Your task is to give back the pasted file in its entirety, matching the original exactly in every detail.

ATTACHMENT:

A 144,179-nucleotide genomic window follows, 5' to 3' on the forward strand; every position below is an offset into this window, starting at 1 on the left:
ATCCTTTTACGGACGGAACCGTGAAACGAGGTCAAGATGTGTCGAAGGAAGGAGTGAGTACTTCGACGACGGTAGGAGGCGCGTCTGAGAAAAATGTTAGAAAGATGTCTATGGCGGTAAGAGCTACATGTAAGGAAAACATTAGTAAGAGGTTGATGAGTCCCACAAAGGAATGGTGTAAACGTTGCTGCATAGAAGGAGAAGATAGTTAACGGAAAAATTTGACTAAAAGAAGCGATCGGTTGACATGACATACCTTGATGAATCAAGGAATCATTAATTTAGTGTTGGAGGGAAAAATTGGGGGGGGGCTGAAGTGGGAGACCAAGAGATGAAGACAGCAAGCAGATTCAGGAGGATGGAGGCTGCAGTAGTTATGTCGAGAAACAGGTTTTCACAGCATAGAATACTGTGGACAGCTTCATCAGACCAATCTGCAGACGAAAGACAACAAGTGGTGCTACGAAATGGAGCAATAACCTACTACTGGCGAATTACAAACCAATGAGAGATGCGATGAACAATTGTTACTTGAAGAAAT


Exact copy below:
A 144,179-nucleotide genomic window follows, 5' to 3' on the forward strand; every position below is an offset into this window, starting at 1 on the left:
ATCCTTTTACGGACGGAACCGTGAAACGAGGTCAAGATGTGTCGAAGGAAGGAGTGAGTACTTCGACGACGGTAGGAGGCGCGTCTGAGAAAAATGTTAGAAAGATGTCTATGGCGGTAAGAGCTACATGTAAGGAAAACATTAGTAAGAGGTTGATGAGTCCCACAAAGGAATGGTGTAAACGTTGCTGCATAGAAGGAGAAGATAGTTAACGGAAAAATTTGACTAAAAGAAGCGATCGGTTGACATGACATACCTTGATGAATCAAGGAATCATTAATTTAGTGTTGGAGGGAAAAATTGGGGGGGGGCTGAAGTGGGAGACCAAGAGATGAAGACAGCAAGCAGATTCAGGAGGATGGAGGCTGCAGTAGTTATGTCGAGAAACAGGTTTTCACAGCATAGAATACTGTGGACAGCTTCATCAGACCAATCTGCAGACGAAAGACAACAAGTGGTGCTACGAAATGGAGCAATAACCTACTACTGGCGAATTACAAACCAATGAGAGATGCGATGAACAATTGTTACTTGAAGAAAT